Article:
What is a Platform?

Often when looking for apps on Linux, one might search for something “cross-platform”. What does that mean? Typically it refers to running on more than one operating system, e.g. Windows, macOS, and GNU/Linux. But, what are developers really targeting when they target GNU/Linux, since there’s such diverse ecosystem of environments with their own behaviors? Is there really a “Linux Desktop” platform at all?

The Prerequisites

When developing an app for one platform, there are certain elements you can assume are there and able to be relied on. This can be low-level things like the standard library, or user-facing things like the system tray. On Windows you can expect the Windows API or Win32, and on macOS you can expect Cocoa. With GNU/Linux, the only constants are the GNU userspace and the Linux kernel. You can’t assume systemd, GLib, Qt, or any of the other common elements will be there for every system.

What about freedesktop? Even then, not every desktop follows all of the specifications within freedesktop, such as the Secrets API or the system tray. So making assumptions based on targeting freedesktop as a platform will not work out.

To be a true platform, the ability to rely on elements being stable for all users is a must. By this definition, the “Linux Desktop” itself is not a platform, as it does not meet the criteria.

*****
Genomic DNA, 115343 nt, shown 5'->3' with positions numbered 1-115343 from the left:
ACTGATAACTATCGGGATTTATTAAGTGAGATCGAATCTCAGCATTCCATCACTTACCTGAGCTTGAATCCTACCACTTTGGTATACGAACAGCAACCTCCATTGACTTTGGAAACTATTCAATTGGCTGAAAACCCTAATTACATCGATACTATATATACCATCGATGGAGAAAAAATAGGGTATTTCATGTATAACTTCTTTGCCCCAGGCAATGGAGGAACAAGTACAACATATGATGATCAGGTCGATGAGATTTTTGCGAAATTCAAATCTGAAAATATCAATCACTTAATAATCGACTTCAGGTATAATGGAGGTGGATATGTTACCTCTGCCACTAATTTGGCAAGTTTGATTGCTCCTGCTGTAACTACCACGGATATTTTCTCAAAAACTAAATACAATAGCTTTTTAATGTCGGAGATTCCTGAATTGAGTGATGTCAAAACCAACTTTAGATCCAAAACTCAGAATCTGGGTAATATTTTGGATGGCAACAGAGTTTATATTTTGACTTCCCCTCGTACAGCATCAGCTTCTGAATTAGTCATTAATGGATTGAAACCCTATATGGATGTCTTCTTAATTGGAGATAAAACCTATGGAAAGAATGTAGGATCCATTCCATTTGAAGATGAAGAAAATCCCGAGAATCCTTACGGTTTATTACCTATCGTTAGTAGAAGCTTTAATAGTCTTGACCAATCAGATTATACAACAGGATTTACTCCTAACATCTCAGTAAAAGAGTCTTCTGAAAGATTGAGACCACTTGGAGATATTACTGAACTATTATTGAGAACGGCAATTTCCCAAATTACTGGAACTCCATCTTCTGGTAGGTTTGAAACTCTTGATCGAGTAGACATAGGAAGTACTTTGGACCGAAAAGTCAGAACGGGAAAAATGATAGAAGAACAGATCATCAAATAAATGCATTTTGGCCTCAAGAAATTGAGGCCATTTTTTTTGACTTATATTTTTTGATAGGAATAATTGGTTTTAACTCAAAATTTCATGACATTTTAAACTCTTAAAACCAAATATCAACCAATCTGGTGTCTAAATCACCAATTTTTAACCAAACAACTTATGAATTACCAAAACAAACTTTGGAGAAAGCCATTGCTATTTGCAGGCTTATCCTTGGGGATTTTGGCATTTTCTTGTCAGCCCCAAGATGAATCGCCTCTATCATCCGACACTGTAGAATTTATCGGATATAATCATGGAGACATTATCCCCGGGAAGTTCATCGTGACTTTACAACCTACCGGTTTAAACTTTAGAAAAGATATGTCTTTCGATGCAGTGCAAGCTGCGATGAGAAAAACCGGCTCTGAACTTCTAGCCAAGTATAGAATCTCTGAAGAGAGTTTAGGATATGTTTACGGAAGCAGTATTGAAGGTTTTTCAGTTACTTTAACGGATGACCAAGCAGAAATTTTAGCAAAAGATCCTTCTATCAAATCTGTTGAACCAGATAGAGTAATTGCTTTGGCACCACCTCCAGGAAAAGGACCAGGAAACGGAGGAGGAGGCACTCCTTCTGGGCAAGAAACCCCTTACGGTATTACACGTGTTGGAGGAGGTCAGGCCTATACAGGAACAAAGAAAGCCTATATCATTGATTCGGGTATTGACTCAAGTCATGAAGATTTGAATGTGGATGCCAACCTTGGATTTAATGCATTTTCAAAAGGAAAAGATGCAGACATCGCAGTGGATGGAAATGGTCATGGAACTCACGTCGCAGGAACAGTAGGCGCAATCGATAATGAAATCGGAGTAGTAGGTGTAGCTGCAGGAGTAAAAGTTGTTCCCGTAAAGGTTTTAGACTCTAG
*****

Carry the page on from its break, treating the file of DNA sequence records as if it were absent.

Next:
Making Platforms Out of “The Linux Desktop”

It is possible to build fully realized platforms on top of GNU/Linux. The best example of this is elementary OS. Developers targeting elementary OS know that different elements like Granite will be present for all users of elementary OS. They also know elements that won’t be there, such as custom themes or a system tray. Thus, they can make decisions and integrate things with platform specifics in mind. This ability leads to polished, well-integrated apps on the AppCenter and developers need not fear a distro breaking their app.

To get a healthy app development community for GNOME, we need to be able to have the same guarantees. Unfortunately, we don’t have that. Because GNOME is not shipped by upstream, downstreams take the base of GNOME we target and remove or change core elements. This can be the system stylesheet or something even more functional, like Tracker (our file indexer). By doing this, the versions of GNOME that reach users break the functionality or UX in our apps. Nobody can target GNOME if every instance of it can be massively different from another. Just as no one can truly target the “Linux Desktop” due to the differences in each environment.

How do we solve this, then? To start, the community idea of the “Linux Desktop” as a platform needs to be moved past. Once it’s understood that each desktop is target that developers aim for, it will be easier for users to find what apps work best for their environment. That said, we need to have apps for them to find. Improving the development experience for various platforms will help developers in making well-integrated apps. Making sure they can safely make assumptions is fundamental, and I hope that we get there.

Developing GNOME: The Basics

I’ve been working in the GNOME community for a little under a year and a half now. During my time contributing to the project, I’ve seen a lot of misunderstandings from the community about how we work. So, I’ve decided to write a multi-part series on how development on GNOME works.

This first post will cover the basics. In future I’ll explain our tooling, how apps are created, and how changes happen across the ecosystem.